BBC World Service cuts five language services

BBC Headquarters, London
BBC Headquarters, London Reuters/Max Nash

The BBC World Service announced Wednesday that it will cut five of its 32 language sevices, axing 650 jobs, in order to reach a 16 per cent government savings target.


The Albanian, Macedonian, Portuguese for Africa and Serbian language services will be shut down entirely, along with an English for the Carribean regional service.

The cuts will also mean the end of radio broadcasting in Mandarin Chinese, Vietnamese, Ukranian, Turkish, Azeri and Spanish for Cuba.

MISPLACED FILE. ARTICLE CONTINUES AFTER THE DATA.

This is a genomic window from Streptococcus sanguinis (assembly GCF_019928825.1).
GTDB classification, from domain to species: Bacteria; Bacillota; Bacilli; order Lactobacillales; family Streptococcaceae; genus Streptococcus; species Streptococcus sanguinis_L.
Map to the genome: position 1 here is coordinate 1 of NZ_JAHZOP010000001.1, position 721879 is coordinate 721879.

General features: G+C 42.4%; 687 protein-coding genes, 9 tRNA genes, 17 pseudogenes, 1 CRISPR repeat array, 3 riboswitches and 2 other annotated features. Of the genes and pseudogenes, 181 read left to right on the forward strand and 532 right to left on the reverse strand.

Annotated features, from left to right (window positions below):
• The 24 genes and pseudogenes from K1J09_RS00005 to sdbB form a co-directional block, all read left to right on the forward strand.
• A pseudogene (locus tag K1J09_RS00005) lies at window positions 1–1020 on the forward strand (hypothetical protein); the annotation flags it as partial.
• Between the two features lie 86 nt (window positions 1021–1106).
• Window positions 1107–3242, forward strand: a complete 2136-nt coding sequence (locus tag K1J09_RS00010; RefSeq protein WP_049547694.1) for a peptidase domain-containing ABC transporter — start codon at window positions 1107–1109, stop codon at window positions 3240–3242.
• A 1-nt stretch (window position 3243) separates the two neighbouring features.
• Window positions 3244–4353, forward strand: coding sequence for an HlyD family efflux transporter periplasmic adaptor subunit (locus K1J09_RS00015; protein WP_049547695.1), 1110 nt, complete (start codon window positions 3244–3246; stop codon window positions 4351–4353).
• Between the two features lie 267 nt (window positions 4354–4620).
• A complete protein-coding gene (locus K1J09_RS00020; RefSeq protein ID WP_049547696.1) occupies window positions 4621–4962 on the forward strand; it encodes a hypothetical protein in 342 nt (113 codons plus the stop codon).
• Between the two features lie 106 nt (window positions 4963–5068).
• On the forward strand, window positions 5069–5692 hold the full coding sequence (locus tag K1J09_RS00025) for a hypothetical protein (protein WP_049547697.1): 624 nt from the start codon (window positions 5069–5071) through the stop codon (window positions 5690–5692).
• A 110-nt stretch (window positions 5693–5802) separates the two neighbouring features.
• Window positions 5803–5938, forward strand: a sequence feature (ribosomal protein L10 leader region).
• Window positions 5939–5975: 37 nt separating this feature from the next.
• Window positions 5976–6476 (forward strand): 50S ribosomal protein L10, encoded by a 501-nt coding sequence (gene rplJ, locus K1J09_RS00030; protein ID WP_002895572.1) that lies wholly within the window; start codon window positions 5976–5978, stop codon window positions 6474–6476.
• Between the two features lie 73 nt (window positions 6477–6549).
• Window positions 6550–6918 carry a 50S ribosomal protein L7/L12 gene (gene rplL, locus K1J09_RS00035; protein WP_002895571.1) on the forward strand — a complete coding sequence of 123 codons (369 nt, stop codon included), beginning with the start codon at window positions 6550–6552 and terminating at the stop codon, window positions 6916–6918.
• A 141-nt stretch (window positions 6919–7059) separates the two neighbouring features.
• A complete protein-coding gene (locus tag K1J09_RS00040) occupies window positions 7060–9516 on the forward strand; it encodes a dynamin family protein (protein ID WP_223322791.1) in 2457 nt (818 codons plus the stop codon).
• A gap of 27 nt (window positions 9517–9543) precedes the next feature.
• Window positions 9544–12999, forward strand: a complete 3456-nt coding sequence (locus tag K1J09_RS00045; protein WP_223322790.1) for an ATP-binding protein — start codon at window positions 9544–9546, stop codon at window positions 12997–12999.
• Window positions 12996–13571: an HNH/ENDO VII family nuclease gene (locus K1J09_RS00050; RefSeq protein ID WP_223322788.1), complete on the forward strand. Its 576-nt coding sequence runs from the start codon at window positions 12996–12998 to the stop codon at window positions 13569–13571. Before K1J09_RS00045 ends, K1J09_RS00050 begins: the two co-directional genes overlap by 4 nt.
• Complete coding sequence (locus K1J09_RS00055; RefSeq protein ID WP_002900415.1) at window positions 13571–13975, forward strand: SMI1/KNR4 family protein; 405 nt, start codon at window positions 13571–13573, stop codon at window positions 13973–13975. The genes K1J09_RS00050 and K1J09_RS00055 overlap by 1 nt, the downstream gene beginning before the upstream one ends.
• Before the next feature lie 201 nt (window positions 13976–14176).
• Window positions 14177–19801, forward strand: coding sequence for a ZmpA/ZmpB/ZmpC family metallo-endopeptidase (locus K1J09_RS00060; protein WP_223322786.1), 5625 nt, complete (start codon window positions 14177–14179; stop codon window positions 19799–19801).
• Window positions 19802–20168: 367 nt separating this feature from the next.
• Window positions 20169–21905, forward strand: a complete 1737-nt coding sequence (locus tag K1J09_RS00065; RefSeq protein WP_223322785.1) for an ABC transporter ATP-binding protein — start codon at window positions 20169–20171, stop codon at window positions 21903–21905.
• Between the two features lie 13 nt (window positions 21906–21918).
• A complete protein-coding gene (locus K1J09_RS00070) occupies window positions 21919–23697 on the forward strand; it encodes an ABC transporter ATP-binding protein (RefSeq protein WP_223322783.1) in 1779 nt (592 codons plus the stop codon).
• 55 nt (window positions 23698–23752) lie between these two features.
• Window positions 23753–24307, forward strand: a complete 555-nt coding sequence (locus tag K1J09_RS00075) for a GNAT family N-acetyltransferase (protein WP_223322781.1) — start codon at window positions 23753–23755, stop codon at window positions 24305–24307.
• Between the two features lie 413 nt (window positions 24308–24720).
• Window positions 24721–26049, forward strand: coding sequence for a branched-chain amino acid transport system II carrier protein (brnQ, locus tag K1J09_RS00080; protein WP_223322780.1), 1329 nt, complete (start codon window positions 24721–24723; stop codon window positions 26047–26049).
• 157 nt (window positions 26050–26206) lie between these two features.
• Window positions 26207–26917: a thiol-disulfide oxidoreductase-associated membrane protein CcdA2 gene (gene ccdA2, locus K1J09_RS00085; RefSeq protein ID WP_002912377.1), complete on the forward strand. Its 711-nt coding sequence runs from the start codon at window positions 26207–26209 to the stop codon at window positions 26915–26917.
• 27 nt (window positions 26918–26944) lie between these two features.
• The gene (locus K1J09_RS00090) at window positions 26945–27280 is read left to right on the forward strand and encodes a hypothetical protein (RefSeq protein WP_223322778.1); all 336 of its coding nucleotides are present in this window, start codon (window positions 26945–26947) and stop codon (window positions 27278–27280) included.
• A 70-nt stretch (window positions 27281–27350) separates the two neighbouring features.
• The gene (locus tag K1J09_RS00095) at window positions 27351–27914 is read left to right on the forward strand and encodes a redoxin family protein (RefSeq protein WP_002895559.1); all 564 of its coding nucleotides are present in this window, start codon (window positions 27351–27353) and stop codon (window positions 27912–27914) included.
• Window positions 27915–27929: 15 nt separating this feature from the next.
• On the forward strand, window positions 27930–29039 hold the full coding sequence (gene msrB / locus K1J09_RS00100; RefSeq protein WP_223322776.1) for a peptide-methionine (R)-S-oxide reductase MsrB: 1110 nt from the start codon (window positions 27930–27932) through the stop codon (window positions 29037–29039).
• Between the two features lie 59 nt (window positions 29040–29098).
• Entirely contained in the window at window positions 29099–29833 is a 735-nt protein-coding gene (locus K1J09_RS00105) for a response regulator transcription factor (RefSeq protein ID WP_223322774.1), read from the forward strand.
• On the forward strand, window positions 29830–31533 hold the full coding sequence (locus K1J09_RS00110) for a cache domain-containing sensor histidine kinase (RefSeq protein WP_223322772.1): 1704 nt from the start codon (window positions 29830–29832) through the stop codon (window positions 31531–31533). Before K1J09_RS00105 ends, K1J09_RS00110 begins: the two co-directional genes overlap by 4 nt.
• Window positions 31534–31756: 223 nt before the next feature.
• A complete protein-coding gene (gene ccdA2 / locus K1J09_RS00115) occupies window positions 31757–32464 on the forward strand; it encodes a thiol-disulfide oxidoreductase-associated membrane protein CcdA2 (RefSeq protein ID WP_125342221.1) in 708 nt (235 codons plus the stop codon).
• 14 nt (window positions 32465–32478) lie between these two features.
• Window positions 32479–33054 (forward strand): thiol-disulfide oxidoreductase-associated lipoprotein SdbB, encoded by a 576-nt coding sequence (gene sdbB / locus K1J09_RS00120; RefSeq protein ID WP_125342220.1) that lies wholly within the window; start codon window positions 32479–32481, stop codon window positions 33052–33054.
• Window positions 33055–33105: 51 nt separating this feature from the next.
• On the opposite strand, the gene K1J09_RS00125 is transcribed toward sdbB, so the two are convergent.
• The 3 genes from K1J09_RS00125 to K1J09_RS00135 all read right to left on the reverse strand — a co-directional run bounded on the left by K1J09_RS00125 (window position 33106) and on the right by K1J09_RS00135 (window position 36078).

BBC Global News Director Peter Horrocks said it was "a painful day for BBC World Service and the 18 million people around the world who rely on the BBC's global news services every week".

He added that efforts need to be focussed on the languages where there is "the greatest need" and where the corporation has the "strongest impact".

The closures come in response to a cut in the BBC's Grant-in-Aid funding from the UK's Foreign & Commonwealth Office, meaning the corporation itself will take over World Service funding.

The 650 jobs will be phased out over the next four years.

RFI cut six language services last year in a restructuring programme which caused a long series of strikes.

But its popular Vietnamese service is still broadcasting and present on the web.



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